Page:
While most patients are satisfied with the results of their dental care, don’t assume all dentists are equally competent and careful—and don’t assume anyone holds dentists accountable for their work. The vast majority of dentists practice in their own offices and are subject to little or no peer review.

Even when a dentist’s peers do observe low-quality work, patients are not likely to be aware of it. For some time, the dental code of ethics prohibited dentists from “referring disparagingly, orally or in writing, to the services of another dentist, to a member of the public.” The code now allows dentists to level criticism about care provided by other dentists to patients, so long as the criticism is “justifiable.” The code also now states that dentists are ethically “obligated to report…instances of gross or continual faulty treatment by other dentists.” But many dentists steer clear of such controversies, or fail to report suspected problems because patients wish to keep the matter private.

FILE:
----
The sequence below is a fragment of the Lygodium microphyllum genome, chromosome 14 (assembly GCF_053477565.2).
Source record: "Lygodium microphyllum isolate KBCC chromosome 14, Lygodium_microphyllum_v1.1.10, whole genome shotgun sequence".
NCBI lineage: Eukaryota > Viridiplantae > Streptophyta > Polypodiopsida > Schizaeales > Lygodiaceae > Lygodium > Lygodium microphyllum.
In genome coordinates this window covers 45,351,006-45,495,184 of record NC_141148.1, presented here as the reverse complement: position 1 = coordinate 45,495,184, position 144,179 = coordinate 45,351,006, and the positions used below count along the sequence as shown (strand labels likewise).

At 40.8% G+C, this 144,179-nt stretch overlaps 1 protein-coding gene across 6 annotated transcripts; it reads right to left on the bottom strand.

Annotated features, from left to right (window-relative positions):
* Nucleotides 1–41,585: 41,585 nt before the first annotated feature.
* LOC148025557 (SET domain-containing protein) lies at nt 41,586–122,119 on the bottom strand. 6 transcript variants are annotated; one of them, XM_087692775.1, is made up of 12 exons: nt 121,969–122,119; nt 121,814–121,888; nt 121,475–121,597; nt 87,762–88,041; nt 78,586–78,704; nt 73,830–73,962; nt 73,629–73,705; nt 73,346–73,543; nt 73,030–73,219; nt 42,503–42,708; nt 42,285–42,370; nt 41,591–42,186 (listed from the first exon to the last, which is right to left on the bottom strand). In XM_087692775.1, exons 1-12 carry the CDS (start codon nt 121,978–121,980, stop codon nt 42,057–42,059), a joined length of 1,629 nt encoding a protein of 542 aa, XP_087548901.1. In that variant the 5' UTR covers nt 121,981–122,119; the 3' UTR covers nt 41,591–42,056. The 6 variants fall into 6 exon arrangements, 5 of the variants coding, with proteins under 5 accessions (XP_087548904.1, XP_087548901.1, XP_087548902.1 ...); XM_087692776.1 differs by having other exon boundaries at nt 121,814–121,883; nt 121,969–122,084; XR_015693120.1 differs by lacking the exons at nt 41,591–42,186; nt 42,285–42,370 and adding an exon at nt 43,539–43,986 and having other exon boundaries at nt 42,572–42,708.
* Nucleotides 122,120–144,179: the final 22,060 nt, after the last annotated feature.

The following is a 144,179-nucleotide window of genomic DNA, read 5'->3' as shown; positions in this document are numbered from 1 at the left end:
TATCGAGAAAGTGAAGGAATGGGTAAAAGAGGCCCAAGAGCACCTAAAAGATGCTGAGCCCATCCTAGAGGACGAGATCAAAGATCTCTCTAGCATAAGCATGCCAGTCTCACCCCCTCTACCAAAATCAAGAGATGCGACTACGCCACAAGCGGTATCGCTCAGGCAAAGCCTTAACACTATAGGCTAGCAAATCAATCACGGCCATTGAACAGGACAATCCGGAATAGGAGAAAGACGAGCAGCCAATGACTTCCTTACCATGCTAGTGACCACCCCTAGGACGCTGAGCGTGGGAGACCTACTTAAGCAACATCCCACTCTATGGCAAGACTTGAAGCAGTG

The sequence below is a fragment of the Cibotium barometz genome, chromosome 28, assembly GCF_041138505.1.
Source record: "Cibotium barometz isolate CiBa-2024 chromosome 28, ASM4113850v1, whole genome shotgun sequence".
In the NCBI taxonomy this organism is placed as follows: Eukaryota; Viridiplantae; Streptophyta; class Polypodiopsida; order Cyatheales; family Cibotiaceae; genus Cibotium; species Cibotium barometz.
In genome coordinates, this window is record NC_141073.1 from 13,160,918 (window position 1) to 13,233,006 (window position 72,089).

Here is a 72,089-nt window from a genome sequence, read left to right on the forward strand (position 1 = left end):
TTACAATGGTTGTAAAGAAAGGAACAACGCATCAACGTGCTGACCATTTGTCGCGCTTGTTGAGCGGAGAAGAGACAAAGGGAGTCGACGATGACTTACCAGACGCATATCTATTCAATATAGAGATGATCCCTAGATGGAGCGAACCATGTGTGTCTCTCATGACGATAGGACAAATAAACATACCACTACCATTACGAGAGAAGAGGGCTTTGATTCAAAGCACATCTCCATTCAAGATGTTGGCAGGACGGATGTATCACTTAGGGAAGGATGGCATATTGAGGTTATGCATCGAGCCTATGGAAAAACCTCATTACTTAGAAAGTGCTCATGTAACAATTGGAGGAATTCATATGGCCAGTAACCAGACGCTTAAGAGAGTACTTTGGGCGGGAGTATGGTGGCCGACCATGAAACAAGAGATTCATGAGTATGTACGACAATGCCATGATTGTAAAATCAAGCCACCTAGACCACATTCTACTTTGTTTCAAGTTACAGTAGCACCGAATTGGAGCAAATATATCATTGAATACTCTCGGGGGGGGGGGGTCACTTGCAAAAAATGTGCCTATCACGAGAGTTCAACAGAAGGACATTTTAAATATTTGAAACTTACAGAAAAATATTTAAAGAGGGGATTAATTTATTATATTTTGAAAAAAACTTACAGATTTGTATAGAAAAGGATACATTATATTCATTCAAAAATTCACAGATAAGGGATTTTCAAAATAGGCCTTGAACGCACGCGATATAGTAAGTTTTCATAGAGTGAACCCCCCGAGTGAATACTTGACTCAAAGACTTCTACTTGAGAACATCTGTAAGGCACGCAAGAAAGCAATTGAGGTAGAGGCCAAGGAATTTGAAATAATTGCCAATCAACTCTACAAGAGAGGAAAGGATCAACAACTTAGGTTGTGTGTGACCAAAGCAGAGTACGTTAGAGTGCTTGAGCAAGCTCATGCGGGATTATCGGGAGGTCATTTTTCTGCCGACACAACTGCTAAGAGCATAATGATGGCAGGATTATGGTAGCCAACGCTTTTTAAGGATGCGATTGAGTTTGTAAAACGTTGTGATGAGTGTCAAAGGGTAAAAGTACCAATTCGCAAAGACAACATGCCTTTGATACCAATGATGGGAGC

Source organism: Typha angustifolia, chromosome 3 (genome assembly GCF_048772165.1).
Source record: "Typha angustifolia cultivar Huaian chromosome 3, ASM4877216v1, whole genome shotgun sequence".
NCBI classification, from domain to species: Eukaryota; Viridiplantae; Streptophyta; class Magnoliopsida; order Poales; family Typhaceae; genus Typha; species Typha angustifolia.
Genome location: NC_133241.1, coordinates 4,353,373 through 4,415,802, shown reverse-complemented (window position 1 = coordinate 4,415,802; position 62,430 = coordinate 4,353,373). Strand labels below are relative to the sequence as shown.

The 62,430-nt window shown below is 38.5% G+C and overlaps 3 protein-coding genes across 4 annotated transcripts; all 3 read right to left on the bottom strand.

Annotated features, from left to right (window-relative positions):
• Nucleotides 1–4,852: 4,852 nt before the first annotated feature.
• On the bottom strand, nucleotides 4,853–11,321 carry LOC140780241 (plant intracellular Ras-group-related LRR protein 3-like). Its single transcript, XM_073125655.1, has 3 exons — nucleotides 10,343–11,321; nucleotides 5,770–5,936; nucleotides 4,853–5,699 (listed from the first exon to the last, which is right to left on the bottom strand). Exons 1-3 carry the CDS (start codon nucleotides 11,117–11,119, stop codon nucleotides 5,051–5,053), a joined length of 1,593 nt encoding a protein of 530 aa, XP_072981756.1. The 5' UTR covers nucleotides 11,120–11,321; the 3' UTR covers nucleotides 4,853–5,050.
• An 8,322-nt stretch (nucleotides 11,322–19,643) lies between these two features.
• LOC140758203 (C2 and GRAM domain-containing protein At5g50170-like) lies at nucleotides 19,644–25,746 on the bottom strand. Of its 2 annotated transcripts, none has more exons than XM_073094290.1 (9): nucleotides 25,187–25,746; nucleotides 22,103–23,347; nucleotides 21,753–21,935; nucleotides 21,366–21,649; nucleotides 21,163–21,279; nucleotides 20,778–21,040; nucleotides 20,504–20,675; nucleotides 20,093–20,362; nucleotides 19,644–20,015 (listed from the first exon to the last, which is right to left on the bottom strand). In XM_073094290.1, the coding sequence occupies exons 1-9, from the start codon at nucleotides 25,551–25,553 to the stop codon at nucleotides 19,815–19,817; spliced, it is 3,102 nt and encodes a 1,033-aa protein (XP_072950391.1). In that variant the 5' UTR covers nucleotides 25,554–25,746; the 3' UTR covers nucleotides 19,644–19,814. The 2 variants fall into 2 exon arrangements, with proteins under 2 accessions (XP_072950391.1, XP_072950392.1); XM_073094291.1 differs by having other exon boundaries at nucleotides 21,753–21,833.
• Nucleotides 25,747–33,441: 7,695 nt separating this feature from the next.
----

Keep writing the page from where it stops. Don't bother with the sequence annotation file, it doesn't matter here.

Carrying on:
The local dental societies have established patient relations and peer review systems to investigate patient complaints and offer mediation between patients and dentists who are members. Local dental boards handle complaints against all dentists, and have the authority to take disciplinary action against them.